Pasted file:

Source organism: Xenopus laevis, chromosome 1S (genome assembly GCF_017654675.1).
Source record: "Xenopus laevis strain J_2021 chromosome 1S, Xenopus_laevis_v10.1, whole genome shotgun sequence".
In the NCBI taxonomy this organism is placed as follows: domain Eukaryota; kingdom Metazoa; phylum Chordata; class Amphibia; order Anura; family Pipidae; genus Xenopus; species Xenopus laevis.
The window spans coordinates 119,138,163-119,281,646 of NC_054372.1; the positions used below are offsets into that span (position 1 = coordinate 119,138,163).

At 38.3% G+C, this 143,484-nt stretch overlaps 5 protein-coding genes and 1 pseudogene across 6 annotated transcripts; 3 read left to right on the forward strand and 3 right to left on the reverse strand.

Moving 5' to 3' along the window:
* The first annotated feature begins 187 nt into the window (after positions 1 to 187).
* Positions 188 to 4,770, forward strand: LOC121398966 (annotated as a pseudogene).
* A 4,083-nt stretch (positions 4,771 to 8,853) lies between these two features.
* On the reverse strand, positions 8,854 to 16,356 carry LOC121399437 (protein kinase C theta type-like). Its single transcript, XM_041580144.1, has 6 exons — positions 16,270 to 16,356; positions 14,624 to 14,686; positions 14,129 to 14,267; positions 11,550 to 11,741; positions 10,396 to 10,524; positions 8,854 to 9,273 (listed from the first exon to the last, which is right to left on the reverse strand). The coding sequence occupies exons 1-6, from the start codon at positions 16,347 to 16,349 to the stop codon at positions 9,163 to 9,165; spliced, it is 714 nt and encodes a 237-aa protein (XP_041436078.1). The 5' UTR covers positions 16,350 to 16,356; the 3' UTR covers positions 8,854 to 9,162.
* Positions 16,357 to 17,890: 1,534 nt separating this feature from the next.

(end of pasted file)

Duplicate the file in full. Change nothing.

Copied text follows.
Source organism: Xenopus laevis, chromosome 1S (genome assembly GCF_017654675.1).
Source record: "Xenopus laevis strain J_2021 chromosome 1S, Xenopus_laevis_v10.1, whole genome shotgun sequence".
In the NCBI taxonomy this organism is placed as follows: domain Eukaryota; kingdom Metazoa; phylum Chordata; class Amphibia; order Anura; family Pipidae; genus Xenopus; species Xenopus laevis.
The window spans coordinates 119,138,163-119,281,646 of NC_054372.1; the positions used below are offsets into that span (position 1 = coordinate 119,138,163).

At 38.3% G+C, this 143,484-nt stretch overlaps 5 protein-coding genes and 1 pseudogene across 6 annotated transcripts; 3 read left to right on the forward strand and 3 right to left on the reverse strand.

Moving 5' to 3' along the window:
* The first annotated feature begins 187 nt into the window (after positions 1 to 187).
* Positions 188 to 4,770, forward strand: LOC121398966 (annotated as a pseudogene).
* A 4,083-nt stretch (positions 4,771 to 8,853) lies between these two features.
* On the reverse strand, positions 8,854 to 16,356 carry LOC121399437 (protein kinase C theta type-like). Its single transcript, XM_041580144.1, has 6 exons — positions 16,270 to 16,356; positions 14,624 to 14,686; positions 14,129 to 14,267; positions 11,550 to 11,741; positions 10,396 to 10,524; positions 8,854 to 9,273 (listed from the first exon to the last, which is right to left on the reverse strand). The coding sequence occupies exons 1-6, from the start codon at positions 16,347 to 16,349 to the stop codon at positions 9,163 to 9,165; spliced, it is 714 nt and encodes a 237-aa protein (XP_041436078.1). The 5' UTR covers positions 16,350 to 16,356; the 3' UTR covers positions 8,854 to 9,162.
* Positions 16,357 to 17,890: 1,534 nt separating this feature from the next.